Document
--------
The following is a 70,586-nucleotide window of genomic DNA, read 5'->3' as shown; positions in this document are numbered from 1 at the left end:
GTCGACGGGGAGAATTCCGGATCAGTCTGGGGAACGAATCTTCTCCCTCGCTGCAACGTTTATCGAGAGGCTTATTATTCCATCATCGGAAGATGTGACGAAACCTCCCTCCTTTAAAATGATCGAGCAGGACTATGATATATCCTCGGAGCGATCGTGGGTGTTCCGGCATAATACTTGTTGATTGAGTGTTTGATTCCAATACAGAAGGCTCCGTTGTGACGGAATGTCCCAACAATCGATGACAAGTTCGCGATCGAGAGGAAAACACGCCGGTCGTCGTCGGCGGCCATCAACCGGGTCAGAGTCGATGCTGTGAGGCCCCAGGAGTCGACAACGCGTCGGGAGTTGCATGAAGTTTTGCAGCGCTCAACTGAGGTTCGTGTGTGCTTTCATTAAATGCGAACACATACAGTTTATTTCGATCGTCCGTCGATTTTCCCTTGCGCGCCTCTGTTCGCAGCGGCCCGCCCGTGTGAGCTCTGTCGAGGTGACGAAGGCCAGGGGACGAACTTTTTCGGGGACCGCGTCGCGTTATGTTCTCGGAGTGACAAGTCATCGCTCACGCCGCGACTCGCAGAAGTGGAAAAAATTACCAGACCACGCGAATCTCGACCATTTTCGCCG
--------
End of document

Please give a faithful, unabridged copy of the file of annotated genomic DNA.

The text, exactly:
The following is a 70,586-nucleotide window of genomic DNA, read 5'->3' as shown; positions in this document are numbered from 1 at the left end:
GTCGACGGGGAGAATTCCGGATCAGTCTGGGGAACGAATCTTCTCCCTCGCTGCAACGTTTATCGAGAGGCTTATTATTCCATCATCGGAAGATGTGACGAAACCTCCCTCCTTTAAAATGATCGAGCAGGACTATGATATATCCTCGGAGCGATCGTGGGTGTTCCGGCATAATACTTGTTGATTGAGTGTTTGATTCCAATACAGAAGGCTCCGTTGTGACGGAATGTCCCAACAATCGATGACAAGTTCGCGATCGAGAGGAAAACACGCCGGTCGTCGTCGGCGGCCATCAACCGGGTCAGAGTCGATGCTGTGAGGCCCCAGGAGTCGACAACGCGTCGGGAGTTGCATGAAGTTTTGCAGCGCTCAACTGAGGTTCGTGTGTGCTTTCATTAAATGCGAACACATACAGTTTATTTCGATCGTCCGTCGATTTTCCCTTGCGCGCCTCTGTTCGCAGCGGCCCGCCCGTGTGAGCTCTGTCGAGGTGACGAAGGCCAGGGGACGAACTTTTTCGGGGACCGCGTCGCGTTATGTTCTCGGAGTGACAAGTCATCGCTCACGCCGCGACTCGCAGAAGTGGAAAAAATTACCAGACCACGCGAATCTCGACCATTTTCGCCG